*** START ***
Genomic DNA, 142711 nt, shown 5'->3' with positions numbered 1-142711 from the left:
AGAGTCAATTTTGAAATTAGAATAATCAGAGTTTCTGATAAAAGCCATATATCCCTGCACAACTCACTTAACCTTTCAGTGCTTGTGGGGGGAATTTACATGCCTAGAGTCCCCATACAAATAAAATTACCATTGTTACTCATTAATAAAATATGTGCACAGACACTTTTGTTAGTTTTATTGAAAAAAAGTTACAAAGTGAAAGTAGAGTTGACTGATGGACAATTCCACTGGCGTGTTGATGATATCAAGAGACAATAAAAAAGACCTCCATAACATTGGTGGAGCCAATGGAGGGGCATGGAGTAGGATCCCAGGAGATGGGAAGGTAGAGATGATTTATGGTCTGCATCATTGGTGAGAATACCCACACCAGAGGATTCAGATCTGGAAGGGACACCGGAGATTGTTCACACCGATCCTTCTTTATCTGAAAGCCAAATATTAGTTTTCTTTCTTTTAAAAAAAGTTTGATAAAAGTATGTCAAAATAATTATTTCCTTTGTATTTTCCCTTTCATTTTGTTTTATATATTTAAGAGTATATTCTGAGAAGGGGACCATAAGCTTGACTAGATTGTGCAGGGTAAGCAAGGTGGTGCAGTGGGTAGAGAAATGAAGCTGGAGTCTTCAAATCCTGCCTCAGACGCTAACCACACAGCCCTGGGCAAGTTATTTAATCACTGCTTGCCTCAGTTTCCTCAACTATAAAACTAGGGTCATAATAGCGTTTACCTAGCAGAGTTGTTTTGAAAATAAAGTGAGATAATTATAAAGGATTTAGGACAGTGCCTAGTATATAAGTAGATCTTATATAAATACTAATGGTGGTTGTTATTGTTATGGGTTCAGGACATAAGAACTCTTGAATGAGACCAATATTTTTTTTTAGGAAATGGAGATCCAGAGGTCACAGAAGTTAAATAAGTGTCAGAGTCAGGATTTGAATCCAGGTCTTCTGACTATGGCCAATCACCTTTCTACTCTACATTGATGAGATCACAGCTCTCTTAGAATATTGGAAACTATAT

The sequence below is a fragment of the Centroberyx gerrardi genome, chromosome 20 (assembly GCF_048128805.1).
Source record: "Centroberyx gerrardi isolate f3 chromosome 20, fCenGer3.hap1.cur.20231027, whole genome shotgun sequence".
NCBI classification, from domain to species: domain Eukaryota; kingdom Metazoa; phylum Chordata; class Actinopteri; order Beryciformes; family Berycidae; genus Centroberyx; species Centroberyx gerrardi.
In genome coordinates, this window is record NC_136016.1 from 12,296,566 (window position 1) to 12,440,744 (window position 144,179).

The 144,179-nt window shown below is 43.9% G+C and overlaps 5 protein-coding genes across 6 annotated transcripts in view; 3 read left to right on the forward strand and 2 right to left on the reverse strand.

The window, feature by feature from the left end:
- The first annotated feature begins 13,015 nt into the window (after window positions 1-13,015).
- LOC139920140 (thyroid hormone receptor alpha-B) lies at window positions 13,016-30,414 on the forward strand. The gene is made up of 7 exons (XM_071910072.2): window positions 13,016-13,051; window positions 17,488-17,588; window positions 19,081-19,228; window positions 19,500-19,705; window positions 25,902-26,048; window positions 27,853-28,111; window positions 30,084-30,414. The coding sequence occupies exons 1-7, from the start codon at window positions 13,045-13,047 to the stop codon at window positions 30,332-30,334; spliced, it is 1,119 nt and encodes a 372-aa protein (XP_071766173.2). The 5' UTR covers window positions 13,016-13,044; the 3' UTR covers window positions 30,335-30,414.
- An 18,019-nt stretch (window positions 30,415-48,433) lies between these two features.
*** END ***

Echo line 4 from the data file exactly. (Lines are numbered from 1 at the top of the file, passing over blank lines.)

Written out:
Source record: "Centroberyx gerrardi isolate f3 chromosome 20, fCenGer3.hap1.cur.20231027, whole genome shotgun sequence".